Maybe those early seeds I collected while the seed heads were still tight will be OK. I’m going to try an experiment next spring. I’ll plant an equal number seeds from each of my two batches of Baldwin’s Ironweed seeds. I’ll keep them separate and note what percentage of the seeds germinates from each group. Just for curiosity’s sake.

Baldwin’s Ironweed in bloom

My guess is that I’ll get a higher germination rate from the ones I collected when the seed heads were loose and ripe, when the seeds came to me like a gift.

And next year, I’ll wait for them.

Scientific name: Vernonia baldwinii
Common names: Baldwin’s Ironweed, Western Ironweed
Plant family: It is in the Aster family (Asteraceae), as are sunflowers and asters.
Range: It is native to the very center of North America, especially in Nebraska, Kansas, Oklahoma, Texas, Arkansas, Missouri, and Iowa.

Map from The Biota of North America Program (BONAP) North American Plant Atlas

Tags: Wildflowers

About the Author(s)

Diane Porter

  • Lovely photos...

    …thank you. I especially liked the inclusion of the bumblebee. Every bumblebee is precious now, as their decline continues.

  • Thanks for this...

    Until this year I was not familiar with ironweed. There were a few plants that sprung up on some unmanaged/unmowed land next to me. Its color was quite nice, and I knew “I want that.” So I took some seeds.

    And yesterday morning I was scattering a few of those seeds about in my very too little pollinator patch.

    Then after reading this post, I spent about an hour last night pulling out the remaining seeds I’d already gathered over the last month, and will scatter more, probably in the spring.

    The blooms don’t last as long as earlier bloomers, but the color is great and different and at a time when most everything else has petered out. It proved its drought mettle.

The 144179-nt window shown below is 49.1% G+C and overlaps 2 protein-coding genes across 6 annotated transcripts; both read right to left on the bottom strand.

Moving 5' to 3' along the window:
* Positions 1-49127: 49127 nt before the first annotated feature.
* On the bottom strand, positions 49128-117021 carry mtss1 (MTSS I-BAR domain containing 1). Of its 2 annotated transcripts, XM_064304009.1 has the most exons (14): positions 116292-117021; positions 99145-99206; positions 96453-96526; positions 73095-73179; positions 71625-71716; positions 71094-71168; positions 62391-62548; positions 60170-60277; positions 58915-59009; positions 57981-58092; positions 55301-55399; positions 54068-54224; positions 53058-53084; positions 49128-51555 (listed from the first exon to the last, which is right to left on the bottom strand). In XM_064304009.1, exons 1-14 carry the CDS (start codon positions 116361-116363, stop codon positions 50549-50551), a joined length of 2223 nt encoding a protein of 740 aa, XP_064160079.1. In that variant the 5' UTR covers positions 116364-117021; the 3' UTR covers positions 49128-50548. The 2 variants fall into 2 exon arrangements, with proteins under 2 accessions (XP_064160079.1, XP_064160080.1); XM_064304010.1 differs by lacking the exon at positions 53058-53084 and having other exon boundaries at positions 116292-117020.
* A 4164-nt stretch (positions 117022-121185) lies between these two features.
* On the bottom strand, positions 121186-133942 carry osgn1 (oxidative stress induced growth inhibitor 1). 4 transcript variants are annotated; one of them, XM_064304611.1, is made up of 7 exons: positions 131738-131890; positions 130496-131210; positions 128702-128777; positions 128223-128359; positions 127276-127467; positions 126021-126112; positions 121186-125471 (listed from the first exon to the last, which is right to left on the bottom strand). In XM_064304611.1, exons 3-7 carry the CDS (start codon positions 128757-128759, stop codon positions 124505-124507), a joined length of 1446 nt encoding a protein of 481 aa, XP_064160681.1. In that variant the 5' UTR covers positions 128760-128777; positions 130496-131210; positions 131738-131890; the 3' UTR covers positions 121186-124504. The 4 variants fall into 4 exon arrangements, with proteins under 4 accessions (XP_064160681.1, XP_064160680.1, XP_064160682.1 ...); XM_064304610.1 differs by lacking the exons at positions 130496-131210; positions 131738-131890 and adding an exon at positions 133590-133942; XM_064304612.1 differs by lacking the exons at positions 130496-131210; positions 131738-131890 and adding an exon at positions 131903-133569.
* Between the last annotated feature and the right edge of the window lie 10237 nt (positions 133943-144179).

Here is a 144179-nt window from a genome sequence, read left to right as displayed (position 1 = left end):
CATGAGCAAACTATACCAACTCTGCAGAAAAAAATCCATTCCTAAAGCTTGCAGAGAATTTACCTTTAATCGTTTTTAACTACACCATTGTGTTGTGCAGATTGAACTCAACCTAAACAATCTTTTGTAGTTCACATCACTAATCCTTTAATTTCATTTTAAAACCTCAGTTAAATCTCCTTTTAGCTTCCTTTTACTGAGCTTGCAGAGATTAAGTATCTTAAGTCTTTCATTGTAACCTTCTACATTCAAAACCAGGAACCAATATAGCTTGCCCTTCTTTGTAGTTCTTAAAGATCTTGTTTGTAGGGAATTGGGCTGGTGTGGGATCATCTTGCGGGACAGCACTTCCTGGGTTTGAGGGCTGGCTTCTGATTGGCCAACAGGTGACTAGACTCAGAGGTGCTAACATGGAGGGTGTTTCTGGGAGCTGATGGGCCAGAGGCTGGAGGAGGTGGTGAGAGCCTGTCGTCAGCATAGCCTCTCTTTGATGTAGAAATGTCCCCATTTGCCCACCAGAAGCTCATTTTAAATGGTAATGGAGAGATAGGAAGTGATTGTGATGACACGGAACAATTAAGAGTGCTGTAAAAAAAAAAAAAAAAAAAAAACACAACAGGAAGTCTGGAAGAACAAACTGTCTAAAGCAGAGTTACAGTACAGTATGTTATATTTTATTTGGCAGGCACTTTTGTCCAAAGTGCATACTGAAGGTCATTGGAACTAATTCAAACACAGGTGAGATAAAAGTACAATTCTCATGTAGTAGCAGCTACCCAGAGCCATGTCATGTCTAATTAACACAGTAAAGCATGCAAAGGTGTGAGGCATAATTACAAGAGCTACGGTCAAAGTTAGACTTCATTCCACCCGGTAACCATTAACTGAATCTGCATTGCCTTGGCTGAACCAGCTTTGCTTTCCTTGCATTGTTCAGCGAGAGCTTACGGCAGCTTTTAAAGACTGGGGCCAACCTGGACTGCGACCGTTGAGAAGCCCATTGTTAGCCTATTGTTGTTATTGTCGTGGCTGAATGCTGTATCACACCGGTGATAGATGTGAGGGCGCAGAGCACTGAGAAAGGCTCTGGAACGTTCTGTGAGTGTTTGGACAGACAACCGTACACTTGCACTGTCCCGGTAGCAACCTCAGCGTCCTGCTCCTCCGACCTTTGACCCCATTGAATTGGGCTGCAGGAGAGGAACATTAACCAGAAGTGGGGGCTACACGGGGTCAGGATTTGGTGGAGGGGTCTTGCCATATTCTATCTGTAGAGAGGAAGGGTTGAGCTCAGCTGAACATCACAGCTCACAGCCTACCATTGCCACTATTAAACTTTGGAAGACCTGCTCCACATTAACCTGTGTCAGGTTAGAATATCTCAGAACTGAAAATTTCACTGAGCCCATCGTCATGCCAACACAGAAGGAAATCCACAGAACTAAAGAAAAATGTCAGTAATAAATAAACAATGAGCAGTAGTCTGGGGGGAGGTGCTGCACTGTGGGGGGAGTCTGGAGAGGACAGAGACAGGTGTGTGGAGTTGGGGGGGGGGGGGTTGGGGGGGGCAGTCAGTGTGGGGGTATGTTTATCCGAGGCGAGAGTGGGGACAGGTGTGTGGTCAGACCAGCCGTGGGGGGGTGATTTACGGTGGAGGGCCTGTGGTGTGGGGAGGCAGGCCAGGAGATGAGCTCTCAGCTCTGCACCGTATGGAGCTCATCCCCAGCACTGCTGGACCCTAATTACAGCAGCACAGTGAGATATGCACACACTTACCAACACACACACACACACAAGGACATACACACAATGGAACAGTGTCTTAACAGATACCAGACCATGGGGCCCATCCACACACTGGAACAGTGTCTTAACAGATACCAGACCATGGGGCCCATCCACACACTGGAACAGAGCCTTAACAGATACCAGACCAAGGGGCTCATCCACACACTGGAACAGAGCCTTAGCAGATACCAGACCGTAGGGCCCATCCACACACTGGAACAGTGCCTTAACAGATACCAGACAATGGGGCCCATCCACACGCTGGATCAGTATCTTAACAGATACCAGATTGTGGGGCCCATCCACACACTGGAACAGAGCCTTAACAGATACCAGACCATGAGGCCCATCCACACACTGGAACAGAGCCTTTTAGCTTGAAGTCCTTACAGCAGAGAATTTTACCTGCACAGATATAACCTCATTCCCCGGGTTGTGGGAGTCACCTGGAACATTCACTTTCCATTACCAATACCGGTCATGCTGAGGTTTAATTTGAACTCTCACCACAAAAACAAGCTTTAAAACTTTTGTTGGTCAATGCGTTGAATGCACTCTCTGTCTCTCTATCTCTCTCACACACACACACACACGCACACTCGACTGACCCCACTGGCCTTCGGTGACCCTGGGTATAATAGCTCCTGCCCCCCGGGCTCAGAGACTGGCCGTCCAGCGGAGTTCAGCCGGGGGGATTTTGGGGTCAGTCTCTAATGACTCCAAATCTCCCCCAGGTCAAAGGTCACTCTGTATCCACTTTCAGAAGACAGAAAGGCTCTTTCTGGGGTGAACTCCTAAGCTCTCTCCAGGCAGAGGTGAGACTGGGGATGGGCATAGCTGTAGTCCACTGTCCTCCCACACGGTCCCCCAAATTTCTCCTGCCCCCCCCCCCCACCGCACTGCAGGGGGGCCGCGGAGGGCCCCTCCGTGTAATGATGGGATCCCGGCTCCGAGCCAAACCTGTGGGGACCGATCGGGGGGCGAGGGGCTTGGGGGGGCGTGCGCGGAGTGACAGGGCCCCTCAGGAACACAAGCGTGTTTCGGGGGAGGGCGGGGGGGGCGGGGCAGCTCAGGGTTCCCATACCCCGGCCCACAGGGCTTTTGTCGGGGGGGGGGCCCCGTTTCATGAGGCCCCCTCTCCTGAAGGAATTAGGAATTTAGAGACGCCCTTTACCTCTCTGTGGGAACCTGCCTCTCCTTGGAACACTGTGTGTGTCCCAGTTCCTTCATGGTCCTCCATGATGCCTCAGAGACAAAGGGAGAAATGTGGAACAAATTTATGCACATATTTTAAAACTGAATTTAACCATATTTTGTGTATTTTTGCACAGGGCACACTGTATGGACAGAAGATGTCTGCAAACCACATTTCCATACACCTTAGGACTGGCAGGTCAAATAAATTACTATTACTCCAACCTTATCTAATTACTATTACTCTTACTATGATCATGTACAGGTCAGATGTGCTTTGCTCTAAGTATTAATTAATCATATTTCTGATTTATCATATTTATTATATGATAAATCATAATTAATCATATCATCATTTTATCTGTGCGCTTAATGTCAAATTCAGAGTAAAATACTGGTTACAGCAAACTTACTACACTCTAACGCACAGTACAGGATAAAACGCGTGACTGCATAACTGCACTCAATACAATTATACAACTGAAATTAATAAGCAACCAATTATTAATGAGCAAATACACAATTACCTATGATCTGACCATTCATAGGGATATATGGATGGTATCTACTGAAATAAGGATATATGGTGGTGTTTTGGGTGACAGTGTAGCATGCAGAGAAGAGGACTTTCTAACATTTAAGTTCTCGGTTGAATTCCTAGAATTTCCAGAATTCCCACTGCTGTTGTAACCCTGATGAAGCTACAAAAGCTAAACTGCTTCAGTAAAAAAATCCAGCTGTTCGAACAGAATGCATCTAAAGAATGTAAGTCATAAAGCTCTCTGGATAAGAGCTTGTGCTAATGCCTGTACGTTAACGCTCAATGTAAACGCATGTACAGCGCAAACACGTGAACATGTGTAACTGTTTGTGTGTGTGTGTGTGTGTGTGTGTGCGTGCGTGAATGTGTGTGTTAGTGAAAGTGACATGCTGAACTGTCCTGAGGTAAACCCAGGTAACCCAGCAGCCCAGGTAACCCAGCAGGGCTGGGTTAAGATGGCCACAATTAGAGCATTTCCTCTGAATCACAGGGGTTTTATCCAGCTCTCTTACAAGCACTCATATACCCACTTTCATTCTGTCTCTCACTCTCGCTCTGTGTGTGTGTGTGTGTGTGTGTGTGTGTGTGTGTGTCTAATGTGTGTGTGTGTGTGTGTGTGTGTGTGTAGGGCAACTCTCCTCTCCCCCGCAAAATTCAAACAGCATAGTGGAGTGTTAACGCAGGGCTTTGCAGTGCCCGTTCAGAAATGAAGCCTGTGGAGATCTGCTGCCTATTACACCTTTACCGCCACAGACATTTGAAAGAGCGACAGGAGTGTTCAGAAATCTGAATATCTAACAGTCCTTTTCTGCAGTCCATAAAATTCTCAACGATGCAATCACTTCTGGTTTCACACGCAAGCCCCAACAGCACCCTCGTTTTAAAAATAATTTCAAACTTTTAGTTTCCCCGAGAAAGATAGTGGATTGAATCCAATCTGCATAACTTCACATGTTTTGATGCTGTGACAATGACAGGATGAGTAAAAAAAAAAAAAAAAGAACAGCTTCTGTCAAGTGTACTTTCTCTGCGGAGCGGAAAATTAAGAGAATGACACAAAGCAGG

Point taken on the “when ready” rule.

    But rules have exceptions. An exception I learned from experience this year: Wild Petunia

    I’d found the wild petunia, too, on the same unmanaged land.

    Lesson learned:

    Take a wild petunia seed pod when it has started to go brown, but still has a bit of green at least around the base. If you don’t do this, when you return the next day you may be out of luck. The seed may have vanished.

    What the hell?!?

    The answer relates to this second lesson learned:

    Don’t store those wild petunia seed pods in an open container. They eventually pop like popcorn, and scatter the small seeds all over the countertop and even down to the floor! You might even hear it happen while you are in an adjacent room. I did.

    Anways…thanks for the ironweed post.

    • Wow, nice...

      …and now I’m wondering what else might be growing on that unmanaged land, and what the history of the land might be. Sounds like it might be worth looking for more natives. Previously-unknown prairie remnants have been discovered by exploring land like that.